Spills of raw sewage into England's rivers and seas are worst on record

By John Mercury March 27, 2024

Spills of raw sewage into England’s rivers and seas reached their worst on record last year.

Discharges of untreated sewage by water companies doubled from 1.8 million hours in 2022 to a record 3.6 million in 2023, according to new Environment Agency data.

The number of individual spills also soared by 54% – from 301,000 incidents in 2022 to 464,000 in 2023.

Please use Chrome browser for a more accessible video player

Why is sewage flooding in gardens and streets?

Water companies partly blamed the huge jump on last year’s wet weather – 2023 was England’s sixth wettest on record – following the drought during 2022.

Because rain and sewage wash down the same pipes in the UK, sewers are fitted with so-called storm overflows, which act as safety valves during heavy rain, to stop sewage backing up into people’s homes.

Storm overflows are only supposed to be used in exceptional circumstances – but there is growing evidence that water companies have used them routinely, including on dry days.

The Environment Agency pointed out heavy rainfall does not affect water companies’ responsibility to make sure they are using storm overflows legally.

The rise will also be partly attributed to increased surveillance, as 100% of overflows have now been fitted with monitoring devices, up from 93% in 2022.

The volume of sewage spills is the worst since at least 2010, although at the time only 7% of overflows were monitored, obscuring direct comparisons.

Read more:
‘Alarmingly high’ E.coli found days before Boat Race
‘It stinks’: Sewage seeps into people’s gardens

Undated handout photo issued by the Environment Agency of dead fish, caused after raw sewage was dumped into the River Great Ouse at Brackley in Northamptonshire. A water company has been fined more than half a million pounds after it failed to stop raw sewage being discharged into a river for 23 hours killing 5,000 fish, the Environment Agency said. Anglian Water pleaded guilty to a breach of permit and was ordered to pay a fine of £510,000, costs of £50,000 and a victim surcharge of £170 at Pe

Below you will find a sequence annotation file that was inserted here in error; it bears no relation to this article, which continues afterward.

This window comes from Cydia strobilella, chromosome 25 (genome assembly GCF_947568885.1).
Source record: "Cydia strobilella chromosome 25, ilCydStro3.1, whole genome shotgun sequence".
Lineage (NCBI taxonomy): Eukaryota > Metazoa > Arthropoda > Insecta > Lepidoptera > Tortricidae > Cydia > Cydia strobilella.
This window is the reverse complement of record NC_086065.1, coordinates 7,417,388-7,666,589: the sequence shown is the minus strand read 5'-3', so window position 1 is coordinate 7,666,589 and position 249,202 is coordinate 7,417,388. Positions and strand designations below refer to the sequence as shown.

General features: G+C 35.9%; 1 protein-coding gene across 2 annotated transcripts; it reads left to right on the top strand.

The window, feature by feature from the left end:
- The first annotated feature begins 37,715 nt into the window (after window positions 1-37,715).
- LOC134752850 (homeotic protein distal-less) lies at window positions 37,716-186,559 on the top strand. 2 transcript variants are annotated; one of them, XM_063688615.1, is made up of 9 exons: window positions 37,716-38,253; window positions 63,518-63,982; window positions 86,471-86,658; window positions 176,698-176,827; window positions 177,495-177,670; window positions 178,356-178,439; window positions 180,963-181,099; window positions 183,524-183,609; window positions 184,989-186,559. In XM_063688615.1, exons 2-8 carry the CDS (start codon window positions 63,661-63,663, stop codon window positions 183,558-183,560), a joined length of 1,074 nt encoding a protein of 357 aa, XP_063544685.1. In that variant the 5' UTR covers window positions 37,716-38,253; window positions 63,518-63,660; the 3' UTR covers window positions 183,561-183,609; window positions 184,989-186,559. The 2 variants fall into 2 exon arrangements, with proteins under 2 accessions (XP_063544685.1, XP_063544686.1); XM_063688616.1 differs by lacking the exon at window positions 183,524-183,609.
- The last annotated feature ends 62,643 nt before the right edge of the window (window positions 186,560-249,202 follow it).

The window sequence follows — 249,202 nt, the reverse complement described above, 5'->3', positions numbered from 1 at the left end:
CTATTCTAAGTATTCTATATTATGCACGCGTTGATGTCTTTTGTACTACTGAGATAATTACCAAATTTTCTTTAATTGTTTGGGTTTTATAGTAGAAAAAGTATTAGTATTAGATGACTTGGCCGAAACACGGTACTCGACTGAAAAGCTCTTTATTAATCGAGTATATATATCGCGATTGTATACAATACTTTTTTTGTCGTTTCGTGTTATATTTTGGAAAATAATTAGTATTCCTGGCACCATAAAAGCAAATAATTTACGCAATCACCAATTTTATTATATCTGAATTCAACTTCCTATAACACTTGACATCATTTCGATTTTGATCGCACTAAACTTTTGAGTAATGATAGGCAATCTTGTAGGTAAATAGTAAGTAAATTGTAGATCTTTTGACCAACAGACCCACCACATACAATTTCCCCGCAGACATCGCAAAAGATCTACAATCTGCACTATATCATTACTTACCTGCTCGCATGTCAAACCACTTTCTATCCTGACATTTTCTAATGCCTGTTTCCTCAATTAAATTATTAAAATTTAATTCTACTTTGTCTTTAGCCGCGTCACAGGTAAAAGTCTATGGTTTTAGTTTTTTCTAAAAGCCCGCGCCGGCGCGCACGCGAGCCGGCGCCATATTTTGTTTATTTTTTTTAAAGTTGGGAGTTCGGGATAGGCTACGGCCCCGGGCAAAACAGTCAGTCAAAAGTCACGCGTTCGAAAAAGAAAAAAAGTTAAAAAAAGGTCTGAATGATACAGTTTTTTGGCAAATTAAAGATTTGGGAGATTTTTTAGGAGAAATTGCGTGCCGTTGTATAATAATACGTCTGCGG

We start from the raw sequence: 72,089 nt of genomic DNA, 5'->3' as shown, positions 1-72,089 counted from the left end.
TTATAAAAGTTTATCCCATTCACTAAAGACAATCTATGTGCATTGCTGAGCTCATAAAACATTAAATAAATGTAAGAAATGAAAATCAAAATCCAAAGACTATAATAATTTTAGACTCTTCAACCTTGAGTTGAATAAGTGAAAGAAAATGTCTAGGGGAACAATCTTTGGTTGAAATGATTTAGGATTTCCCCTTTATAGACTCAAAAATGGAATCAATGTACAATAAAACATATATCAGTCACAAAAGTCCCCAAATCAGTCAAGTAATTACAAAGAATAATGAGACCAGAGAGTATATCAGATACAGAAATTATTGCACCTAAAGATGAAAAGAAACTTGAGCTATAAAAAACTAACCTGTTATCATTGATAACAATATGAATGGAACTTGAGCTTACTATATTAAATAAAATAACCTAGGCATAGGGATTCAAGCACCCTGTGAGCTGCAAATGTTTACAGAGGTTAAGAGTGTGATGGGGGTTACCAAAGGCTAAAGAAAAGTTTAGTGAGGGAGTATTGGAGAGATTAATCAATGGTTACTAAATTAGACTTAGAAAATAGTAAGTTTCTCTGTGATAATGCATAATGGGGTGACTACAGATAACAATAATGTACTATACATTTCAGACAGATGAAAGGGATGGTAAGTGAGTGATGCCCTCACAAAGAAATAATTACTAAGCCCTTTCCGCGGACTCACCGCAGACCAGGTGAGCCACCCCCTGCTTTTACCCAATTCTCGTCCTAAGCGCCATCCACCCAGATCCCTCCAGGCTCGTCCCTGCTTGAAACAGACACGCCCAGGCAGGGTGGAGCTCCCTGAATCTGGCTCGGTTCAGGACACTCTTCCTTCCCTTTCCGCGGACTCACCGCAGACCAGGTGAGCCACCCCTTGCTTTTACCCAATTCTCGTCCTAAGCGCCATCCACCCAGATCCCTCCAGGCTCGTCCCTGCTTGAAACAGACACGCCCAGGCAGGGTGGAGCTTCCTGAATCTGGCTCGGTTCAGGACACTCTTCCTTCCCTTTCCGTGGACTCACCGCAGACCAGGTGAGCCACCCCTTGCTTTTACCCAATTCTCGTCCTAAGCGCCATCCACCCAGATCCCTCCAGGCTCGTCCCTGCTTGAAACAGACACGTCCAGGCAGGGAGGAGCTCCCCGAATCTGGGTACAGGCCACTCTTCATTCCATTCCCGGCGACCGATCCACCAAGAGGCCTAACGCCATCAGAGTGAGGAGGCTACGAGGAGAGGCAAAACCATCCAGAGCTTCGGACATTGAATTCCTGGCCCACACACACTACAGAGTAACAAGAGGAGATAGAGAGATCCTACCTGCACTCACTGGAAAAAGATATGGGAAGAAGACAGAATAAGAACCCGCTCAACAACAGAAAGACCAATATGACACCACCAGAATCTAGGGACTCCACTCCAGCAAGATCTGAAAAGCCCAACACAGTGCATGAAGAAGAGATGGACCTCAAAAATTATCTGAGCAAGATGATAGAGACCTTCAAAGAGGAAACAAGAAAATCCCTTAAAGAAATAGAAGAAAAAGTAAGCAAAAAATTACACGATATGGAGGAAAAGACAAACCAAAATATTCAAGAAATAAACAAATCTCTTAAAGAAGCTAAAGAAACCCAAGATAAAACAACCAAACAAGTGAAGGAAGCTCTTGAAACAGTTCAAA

Sewage spills can kill wildlife, such as the 5,000 fish that died in this incident in the River Great Ouse. Pic: PA

Campaigners say the pumping of sewage into waterways is the symptom of chronic underinvestment by water companies.

James Wallace, CEO of River Action, said: “The scale of the discharges by water companies is a final indictment of a failing industry.”

He added: “Rather than investing in future-proofing their infrastructure, fixing leaky pipes, upgrading wastewater treatment plants, these international businesses have plundered our most precious natural resource, freshwater.”

Amid public anger at widespread water pollution, water companies recently fast-tracked £180m of investment.

They also plan to invest £10bn by the end of this decade, which they say would lead to 150,000 fewer spills a year.

Click to subscribe to the Sky News Daily wherever you get your podcasts

A spokesperson for industry body Water UK said: “These results are unacceptable and demonstrate exactly why we urgently need regulatory approval to upgrade our system so it can better cope with the weather.”

“We will be ensuring the Environment Agency closely scrutinise these findings and take enforcement action where necessary.”

The issue has become a political battleground, with Labour pledging to ban bonuses for water company bosses and the Greens wanting to renationalise water companies.

Liberal Democrat leader Ed Davey said the Conservative government should “finally deal with this disgraceful situation and declare a national environmental emergency”, calling for a meeting of the emergency response SAGE group.

Labour’s shadow environment secretary Steve Reed said: “The evidence is clear. We don’t need the dither and delay of a consultation, we need immediate action.”

The Environment Agency yesterday launched a whistleblowing email address for water company workers, though there are concerns about how robust or anonymous it is.

Water minister Robbie Moore called the pollution levels “unacceptable”, adding: “In just the last few months we announced a consultation to ban water bosses’ bonuses when criminal breaches have occurred, quadrupled company inspections next year, fast-tracked £180m investment to cut spills, launched a whistleblowing portal for water company workers to report breaches, and will soon set out our plans to ban wet wipes containing plastic.”

Water companies must “go further and faster to tackle storm overflows and clean up our precious waterways”, he added.


Leave a Reply

Leave a Reply

Your email address will not be published. Required fields are marked *